“Current tax rules provide a wide range of subsidies that are equivalent to government spending,” writes Harvard professor and former Reagan advisor Martin Feldstein in today’s Washington Post. It’s a timely reminder for budget negotiators looking for savings to replace harmful sequestration cuts.
Take one example he mentions, the mortgage interest deduction. It provides a tax subsidy for people who own a home, just as housing vouchers provide a subsidy for many low-income people who rent. Both are federal housing subsidies; the fact that one is delivered through the tax code and the other through a spending program is immaterial. As Feldstein underscores, “Republicans who would oppose direct outlays on programs [like the voucher program] should favor limiting the subsidies through the tax code.”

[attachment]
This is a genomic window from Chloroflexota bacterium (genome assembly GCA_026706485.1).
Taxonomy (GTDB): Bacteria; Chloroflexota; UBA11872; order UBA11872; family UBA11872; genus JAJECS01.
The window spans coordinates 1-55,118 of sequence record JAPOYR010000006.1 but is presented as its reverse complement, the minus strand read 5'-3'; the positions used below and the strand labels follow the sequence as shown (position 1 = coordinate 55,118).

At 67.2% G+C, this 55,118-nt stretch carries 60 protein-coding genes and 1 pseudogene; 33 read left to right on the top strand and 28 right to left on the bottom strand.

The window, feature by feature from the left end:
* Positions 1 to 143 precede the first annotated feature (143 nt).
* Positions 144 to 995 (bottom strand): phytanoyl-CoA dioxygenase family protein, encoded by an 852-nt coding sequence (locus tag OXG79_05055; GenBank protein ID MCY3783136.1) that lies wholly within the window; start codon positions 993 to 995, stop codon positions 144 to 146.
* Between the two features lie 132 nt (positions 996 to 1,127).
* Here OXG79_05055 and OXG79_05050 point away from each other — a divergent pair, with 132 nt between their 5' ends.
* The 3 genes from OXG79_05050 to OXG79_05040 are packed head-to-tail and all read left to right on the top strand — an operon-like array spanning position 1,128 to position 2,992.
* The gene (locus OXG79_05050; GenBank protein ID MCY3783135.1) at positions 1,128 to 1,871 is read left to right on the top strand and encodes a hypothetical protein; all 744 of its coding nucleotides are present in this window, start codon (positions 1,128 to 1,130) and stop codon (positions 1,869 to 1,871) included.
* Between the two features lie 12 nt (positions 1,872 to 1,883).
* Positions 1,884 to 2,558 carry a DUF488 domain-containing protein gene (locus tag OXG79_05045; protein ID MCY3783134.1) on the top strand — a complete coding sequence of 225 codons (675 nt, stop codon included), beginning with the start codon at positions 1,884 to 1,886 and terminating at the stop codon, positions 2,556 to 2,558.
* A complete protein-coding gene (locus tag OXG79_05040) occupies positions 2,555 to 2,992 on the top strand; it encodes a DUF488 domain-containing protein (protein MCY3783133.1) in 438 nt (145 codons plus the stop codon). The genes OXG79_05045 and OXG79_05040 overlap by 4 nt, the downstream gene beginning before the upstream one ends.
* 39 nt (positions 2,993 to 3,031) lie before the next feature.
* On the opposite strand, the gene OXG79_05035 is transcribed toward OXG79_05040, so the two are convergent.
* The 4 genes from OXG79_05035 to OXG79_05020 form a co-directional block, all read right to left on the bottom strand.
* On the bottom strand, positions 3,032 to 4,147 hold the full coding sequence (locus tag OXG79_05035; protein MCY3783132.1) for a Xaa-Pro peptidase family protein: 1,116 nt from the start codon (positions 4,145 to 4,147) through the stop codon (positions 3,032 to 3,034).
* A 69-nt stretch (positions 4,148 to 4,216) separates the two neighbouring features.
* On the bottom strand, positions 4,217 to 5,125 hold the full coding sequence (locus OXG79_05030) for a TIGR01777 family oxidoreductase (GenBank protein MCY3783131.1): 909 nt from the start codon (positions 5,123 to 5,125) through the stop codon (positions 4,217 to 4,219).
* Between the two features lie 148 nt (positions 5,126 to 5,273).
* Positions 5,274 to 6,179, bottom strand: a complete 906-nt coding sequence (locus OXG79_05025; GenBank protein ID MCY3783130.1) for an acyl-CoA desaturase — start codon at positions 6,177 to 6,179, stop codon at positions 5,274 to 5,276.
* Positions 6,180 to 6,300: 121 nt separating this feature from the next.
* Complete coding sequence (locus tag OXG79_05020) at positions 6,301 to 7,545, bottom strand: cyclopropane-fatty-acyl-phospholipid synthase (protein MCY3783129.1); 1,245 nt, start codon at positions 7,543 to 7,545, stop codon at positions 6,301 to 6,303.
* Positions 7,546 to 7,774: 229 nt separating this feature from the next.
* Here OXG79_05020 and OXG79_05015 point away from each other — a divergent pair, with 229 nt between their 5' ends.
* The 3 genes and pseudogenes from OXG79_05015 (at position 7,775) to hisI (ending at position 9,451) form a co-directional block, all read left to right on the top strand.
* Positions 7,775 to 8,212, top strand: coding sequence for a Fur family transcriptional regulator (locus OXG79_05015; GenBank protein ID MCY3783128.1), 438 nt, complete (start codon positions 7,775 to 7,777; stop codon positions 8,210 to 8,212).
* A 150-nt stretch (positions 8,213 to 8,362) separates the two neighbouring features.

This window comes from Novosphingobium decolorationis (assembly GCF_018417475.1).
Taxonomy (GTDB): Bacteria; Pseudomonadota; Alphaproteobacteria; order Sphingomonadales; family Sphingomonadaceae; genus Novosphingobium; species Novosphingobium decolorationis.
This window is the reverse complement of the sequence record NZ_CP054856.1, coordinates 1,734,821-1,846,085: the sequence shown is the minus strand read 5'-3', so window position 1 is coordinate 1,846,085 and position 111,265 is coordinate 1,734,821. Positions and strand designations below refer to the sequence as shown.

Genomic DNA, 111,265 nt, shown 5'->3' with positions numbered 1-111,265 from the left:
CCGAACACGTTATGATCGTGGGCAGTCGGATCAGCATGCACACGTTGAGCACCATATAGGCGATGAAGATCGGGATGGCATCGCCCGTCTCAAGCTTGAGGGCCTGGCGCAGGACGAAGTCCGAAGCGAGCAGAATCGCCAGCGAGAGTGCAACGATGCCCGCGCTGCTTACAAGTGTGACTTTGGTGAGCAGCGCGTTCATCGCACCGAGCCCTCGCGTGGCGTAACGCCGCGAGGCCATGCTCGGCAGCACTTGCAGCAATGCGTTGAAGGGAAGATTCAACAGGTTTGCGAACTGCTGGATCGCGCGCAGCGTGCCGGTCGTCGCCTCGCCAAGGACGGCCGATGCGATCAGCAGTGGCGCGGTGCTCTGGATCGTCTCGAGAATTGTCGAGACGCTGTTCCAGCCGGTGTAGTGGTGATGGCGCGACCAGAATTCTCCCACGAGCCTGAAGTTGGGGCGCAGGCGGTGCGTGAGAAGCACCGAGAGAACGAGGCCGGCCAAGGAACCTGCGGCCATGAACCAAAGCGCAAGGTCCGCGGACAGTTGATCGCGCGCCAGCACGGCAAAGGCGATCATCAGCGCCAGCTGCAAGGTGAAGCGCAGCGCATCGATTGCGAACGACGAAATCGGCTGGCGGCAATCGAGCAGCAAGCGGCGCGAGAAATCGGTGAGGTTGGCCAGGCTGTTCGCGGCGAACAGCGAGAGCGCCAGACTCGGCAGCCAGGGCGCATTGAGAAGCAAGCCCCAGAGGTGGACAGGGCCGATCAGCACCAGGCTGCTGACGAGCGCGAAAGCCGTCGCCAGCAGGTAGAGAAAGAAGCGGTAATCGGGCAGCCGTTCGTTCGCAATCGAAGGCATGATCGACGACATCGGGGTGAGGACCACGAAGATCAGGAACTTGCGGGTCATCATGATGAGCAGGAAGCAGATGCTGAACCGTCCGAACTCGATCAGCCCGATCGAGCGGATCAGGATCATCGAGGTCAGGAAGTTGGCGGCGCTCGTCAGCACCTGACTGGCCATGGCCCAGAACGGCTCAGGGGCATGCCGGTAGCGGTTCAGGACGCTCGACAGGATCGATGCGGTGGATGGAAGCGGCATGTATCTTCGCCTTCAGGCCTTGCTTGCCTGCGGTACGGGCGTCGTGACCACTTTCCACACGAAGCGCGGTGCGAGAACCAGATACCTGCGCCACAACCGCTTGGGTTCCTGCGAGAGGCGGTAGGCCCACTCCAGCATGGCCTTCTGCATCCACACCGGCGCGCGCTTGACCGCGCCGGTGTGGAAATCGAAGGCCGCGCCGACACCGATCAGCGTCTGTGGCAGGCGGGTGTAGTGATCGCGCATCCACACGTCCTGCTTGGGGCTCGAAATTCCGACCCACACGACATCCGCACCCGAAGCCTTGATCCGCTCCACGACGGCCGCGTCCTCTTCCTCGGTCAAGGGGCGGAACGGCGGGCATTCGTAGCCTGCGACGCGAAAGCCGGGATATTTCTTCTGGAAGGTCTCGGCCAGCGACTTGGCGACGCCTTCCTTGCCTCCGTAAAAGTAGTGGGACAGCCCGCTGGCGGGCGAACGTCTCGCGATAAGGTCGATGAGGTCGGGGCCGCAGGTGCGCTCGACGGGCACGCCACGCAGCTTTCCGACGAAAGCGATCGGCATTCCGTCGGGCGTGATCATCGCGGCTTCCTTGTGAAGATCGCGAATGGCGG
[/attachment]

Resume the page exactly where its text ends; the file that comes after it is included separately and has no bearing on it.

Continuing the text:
Feldstein also points out that “[s]ubstantial revenue could be raised by limiting the government spending built into the tax code.” As a group, in fact, the tax exemptions, deductions, and other tax breaks collectively known as tax expenditures are larger than each of the major spending programs (see graph), and they’re often less well targeted than comparable program expenditures. Cuts to tax expenditures should be an important part of a package to replace sequestration.